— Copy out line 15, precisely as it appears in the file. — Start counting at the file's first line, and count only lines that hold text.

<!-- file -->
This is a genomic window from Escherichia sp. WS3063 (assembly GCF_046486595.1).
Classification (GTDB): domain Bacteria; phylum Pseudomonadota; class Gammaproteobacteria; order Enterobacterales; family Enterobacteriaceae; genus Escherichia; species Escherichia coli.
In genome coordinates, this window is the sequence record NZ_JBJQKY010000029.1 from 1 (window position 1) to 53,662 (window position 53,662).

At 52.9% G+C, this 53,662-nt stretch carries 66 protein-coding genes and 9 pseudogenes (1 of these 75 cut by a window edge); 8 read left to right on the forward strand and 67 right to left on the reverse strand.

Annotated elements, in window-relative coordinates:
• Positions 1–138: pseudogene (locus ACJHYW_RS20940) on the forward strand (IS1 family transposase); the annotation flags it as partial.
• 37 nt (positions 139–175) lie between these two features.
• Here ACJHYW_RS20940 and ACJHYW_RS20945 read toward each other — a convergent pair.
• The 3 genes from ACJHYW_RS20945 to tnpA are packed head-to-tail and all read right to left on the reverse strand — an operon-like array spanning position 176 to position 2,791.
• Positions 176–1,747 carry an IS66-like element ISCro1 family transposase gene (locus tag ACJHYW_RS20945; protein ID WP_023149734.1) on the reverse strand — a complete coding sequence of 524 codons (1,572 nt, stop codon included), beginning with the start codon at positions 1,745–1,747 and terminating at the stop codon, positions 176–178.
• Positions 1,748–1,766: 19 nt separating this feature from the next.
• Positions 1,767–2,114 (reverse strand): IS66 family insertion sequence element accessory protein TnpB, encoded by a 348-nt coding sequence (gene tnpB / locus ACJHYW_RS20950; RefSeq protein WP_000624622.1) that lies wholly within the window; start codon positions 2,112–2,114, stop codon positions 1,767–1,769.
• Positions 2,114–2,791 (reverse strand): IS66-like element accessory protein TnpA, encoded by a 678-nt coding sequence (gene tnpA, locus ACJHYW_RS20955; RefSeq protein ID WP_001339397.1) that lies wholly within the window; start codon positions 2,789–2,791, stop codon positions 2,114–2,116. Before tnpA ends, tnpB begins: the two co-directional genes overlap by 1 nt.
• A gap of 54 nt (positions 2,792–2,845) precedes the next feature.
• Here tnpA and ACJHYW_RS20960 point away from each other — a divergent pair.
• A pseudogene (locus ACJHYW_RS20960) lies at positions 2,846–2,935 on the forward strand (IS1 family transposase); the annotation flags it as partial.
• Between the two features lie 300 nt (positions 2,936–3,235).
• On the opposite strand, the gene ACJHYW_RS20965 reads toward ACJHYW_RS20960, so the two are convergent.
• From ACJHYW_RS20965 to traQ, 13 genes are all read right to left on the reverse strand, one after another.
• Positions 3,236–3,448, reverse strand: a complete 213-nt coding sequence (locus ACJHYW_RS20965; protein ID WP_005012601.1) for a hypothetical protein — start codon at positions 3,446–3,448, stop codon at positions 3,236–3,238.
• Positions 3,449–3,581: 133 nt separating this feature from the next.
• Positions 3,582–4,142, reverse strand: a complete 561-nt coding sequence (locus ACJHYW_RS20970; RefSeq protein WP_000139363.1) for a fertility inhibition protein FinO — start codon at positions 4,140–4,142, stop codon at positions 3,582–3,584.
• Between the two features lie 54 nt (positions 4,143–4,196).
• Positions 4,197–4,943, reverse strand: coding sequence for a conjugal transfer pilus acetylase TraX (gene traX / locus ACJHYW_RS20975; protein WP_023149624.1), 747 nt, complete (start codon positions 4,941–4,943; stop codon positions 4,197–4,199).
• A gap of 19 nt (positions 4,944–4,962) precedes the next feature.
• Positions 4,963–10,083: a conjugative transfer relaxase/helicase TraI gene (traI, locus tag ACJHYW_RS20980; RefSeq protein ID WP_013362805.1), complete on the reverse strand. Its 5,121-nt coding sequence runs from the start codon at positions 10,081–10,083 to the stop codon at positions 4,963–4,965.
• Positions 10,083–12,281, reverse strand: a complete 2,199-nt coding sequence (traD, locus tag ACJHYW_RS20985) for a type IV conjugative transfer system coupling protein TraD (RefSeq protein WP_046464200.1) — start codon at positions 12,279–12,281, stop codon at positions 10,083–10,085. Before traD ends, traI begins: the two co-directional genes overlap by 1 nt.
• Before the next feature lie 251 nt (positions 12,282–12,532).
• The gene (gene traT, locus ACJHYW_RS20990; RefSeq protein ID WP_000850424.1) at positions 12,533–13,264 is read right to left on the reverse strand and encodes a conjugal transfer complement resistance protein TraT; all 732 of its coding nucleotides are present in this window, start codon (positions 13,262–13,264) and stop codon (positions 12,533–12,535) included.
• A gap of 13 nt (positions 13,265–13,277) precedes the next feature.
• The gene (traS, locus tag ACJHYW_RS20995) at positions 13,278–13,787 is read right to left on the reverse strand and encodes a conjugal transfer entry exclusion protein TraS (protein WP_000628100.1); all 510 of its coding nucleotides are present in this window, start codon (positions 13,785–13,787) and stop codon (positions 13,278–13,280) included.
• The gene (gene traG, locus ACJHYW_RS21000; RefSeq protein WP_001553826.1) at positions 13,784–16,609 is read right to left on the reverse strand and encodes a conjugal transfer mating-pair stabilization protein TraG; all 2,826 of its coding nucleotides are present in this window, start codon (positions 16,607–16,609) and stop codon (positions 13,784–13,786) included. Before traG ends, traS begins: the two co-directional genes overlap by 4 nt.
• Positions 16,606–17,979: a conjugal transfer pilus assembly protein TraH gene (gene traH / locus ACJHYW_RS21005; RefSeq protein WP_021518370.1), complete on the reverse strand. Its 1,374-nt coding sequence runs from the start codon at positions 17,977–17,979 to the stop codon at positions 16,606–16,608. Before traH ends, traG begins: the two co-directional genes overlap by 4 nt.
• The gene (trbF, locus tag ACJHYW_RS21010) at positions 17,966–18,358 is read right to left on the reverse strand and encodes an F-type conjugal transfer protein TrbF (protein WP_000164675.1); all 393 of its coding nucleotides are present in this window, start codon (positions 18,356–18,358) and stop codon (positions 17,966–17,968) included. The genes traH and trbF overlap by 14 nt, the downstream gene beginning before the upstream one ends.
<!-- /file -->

• Here tnpA and ACJHYW_RS20960 point away from each other — a divergent pair.